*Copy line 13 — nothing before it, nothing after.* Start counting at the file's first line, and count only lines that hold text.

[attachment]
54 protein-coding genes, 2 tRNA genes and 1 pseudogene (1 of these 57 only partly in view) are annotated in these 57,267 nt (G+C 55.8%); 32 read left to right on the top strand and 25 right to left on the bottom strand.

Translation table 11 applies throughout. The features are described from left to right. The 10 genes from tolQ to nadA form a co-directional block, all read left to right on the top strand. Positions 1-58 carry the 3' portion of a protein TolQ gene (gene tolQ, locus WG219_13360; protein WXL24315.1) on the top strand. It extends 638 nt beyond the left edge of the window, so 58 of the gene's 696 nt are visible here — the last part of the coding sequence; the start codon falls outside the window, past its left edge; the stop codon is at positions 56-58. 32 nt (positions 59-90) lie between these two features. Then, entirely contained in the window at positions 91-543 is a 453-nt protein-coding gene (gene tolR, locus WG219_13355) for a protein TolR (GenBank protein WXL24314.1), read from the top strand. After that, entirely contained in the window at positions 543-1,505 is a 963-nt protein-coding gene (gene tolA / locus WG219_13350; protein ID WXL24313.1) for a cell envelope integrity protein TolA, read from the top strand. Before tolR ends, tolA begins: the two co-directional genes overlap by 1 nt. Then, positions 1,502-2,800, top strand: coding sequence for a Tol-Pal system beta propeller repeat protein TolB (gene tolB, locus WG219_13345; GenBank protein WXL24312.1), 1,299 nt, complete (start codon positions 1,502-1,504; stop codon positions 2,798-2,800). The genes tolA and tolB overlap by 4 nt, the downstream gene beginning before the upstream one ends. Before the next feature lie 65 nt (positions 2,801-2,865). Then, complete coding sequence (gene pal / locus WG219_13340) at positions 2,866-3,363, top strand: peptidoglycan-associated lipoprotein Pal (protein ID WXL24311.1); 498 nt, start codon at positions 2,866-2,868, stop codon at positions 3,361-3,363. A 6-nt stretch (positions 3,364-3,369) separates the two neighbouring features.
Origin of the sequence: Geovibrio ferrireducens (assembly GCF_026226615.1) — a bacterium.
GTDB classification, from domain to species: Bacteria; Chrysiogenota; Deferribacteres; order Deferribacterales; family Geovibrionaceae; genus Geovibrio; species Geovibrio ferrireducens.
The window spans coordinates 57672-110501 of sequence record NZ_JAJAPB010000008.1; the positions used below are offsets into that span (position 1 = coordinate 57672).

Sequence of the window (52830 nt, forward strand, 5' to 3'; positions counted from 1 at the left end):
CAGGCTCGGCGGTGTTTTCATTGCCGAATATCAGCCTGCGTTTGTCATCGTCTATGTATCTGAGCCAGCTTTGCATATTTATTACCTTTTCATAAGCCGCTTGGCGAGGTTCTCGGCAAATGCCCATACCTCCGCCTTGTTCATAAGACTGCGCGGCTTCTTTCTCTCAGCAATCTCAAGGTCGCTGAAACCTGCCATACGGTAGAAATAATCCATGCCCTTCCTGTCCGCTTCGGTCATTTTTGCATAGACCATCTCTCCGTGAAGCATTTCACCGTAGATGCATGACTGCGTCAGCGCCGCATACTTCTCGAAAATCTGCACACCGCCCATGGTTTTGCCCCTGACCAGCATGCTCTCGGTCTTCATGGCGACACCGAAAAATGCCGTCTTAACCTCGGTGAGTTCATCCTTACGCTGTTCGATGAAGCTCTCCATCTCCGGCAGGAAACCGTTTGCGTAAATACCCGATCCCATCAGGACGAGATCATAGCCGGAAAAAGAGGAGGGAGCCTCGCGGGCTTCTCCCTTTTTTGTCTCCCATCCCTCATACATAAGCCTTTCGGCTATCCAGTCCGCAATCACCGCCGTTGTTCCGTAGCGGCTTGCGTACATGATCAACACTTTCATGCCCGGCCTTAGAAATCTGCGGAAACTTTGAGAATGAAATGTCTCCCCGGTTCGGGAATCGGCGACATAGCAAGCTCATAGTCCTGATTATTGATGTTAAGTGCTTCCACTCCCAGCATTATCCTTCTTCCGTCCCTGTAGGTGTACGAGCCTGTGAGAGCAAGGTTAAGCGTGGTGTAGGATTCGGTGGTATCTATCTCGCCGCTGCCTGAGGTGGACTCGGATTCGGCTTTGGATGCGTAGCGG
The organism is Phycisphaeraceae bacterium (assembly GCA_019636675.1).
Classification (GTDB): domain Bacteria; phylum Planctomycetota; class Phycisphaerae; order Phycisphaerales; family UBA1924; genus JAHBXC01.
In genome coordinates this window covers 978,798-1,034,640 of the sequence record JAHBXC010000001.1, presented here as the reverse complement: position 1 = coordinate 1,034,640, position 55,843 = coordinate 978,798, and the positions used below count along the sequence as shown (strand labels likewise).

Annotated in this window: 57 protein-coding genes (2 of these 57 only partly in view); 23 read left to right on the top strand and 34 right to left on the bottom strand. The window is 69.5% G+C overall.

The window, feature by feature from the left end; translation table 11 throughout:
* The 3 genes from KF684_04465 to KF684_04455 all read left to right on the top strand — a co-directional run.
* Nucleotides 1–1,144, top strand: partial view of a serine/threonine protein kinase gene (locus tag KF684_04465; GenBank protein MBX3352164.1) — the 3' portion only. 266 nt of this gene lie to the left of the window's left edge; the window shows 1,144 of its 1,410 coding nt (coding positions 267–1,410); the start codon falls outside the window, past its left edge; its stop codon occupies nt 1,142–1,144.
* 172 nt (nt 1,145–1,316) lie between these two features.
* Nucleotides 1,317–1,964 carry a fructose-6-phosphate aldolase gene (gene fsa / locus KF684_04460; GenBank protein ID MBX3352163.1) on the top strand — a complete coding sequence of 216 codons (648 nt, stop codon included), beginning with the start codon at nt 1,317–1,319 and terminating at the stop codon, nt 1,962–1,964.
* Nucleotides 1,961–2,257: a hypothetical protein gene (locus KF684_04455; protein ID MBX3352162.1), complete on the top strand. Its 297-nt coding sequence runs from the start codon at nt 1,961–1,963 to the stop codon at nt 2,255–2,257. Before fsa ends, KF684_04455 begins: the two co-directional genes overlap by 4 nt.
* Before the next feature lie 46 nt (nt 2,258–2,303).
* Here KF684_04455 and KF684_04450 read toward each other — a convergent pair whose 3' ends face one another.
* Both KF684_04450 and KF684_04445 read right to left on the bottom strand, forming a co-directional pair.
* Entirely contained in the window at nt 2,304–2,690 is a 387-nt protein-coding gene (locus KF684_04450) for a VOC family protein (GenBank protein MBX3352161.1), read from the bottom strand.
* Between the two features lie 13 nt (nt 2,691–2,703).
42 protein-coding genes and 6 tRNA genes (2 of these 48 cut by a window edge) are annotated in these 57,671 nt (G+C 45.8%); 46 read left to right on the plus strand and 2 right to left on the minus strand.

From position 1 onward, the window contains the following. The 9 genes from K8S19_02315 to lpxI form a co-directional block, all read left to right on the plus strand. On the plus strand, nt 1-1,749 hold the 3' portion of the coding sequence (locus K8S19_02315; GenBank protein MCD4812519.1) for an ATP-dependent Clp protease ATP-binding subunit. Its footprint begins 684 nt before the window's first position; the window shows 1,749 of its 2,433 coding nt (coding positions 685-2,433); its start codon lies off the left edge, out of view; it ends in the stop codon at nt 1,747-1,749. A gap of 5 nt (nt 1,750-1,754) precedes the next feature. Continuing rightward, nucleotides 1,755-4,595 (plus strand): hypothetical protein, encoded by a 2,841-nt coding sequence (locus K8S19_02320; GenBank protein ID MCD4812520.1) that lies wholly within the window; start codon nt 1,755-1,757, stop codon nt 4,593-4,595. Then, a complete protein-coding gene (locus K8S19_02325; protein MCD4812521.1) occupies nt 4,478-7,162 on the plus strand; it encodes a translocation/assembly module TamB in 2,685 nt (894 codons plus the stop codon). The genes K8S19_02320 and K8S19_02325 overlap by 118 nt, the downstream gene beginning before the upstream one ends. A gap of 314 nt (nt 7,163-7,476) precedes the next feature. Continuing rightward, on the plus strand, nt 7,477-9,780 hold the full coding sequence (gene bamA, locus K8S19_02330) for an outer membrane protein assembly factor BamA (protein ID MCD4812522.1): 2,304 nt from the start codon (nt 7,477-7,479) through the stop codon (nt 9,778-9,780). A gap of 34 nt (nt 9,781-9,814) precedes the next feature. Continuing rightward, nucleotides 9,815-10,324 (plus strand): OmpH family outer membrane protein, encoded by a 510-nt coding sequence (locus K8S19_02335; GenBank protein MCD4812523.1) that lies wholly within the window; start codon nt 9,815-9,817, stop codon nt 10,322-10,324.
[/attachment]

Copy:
* The 3 genes from KF684_04465 to KF684_04455 all read left to right on the top strand — a co-directional run.